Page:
FEDERAL INCOME TAX SERVICES
Export Incentive (“IC-DISC”) Services
The “IC-DISC” is truly the last surviving export incentive for U.S. businesses. The acronym stands for the Interest Charge – Domestic International Sales Corporation. Unlike other export incentives that have been repealed due to economic sanctions by the World Trade Organization (WTO), the IC-DISC remains intact and is now more attractive than ever due to currently low dividend tax rates. The IC-DISC has been in existence since 1984 and has never been challenged by the WTO.
The IC-DISC provides U.S. exporters and their shareholders permanent tax savings (39.6% of net export income). The basic operation of an IC-DISC can be demonstrated as follows:
- A US exporter (or shareholder(s)) forms an IC-DISC corporation.
- The US exporter pays a deductible commission (39.6% - the high individual income tax rate).
- The IC-DISC pays no U.S. income tax on the commission income.
- The commission income is accumulated and untaxed in the IC-DISC.
- The commission income is taxed when the IC-DISC decides to pay a dividend to its shareholder(s)
(at the preferred qualified dividend tax rate of 20%).
- The permanent tax benefit is reduction of the tax rate of approximately 20%
The majority of privately held U.S. companies are missing a significant income tax incentive because it’s believed they simply don’t qualify. We find that less than 10% of eligible companies that are involved with direct or indirect exports are not taking advantage of the “IC-DISC” tax incentive program.
This tax incentive is provided for companies that are directly or indirectly involved in exports. This tax incentive was recently solidified by the 2013 “Fiscal Cliff” deal between Congress and the President. Here are some common fables that explain why companies are missing this opportunity:
|“Our company is a distributor and we do not manufacture any products. We don’t qualify.”||INCORRECT – Tax benefits are also available to the distributors of U.S. made goods that are eventually consumed or used outside the U.S.|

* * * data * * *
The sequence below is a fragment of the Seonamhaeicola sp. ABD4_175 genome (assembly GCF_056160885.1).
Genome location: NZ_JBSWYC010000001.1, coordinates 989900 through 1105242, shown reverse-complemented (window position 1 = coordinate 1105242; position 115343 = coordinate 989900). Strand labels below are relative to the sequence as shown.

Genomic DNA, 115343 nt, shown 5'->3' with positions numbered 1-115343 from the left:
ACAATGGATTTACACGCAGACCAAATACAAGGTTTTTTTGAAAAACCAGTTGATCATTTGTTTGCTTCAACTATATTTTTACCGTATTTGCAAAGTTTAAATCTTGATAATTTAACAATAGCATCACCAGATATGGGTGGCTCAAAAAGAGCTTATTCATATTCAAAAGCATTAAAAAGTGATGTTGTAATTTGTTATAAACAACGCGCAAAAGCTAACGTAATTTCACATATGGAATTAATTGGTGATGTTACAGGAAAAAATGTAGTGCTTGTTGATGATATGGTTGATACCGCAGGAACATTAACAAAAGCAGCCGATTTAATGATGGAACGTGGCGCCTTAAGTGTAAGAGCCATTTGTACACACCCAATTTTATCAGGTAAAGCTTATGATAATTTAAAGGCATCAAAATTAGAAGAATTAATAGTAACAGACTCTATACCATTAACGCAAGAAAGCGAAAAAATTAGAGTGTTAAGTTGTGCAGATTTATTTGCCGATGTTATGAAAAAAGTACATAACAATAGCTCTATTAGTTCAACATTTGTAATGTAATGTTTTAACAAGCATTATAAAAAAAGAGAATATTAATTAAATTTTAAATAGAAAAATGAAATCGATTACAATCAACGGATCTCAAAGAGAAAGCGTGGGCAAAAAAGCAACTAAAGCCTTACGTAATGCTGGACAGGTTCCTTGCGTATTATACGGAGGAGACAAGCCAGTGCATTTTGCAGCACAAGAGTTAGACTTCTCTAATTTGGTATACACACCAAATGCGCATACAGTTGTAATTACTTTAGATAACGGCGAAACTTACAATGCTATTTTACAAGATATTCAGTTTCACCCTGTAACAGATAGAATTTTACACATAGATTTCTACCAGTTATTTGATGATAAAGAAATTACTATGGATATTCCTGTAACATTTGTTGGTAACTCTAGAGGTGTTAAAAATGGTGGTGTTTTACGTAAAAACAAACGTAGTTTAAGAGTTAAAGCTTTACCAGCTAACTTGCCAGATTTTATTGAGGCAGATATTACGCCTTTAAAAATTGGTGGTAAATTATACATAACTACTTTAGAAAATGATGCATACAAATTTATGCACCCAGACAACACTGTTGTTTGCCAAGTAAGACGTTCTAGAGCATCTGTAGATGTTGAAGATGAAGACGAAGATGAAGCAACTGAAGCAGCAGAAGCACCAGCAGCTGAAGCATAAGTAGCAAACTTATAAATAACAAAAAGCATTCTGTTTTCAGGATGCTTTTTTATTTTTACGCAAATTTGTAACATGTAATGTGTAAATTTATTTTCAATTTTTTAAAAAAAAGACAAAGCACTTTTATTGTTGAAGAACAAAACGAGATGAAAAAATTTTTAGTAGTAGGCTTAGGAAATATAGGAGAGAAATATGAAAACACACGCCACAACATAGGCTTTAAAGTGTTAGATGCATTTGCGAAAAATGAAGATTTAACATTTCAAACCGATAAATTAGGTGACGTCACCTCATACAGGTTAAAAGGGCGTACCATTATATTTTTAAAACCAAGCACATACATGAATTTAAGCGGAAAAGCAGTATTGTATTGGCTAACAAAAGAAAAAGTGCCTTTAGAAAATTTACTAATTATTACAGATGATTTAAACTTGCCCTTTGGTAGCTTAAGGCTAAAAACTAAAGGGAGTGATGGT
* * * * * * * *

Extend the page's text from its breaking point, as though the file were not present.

|“We are a software company and export incentives do not apply to us”||INCORRECT - Software that is downloaded from a server in the US by a Company outside the US or software licensed for reproduction outside the U.S. qualifies.|
|“We perform our engineering services overseas and often work on merely proposed projects. We don’t qualify.”||INCORRECT – Engineering and architectural services performed inside or outside the U.S. qualify if they are in connection with an actual or proposed foreign production/construction project.|
|“We are a manufacturing company, but we do not export our products. Our customers/distributors are the ones who export. We don’t qualify.”||INCORRECT – Manufacturers who sell to U.S. companies that ultimately export the products may qualify – e.g., manufacturer of chemical products that is ultimately exported by their customer/distributor.|
|“Our products are merely a component of a larger product made outside the U.S. and sometimes that product is imported back to the U.S. We don’t qualify.”||INCORRECT – Products that are shipped outside of the U.S. that become a part of another product generally qualify even if the final product returns to the U.S.|
|“We don’t manufacture. We grow or extract our product. We don’t qualify.”||INCORRECT - Goods grown or extracted in the U.S. and exported may qualify.|
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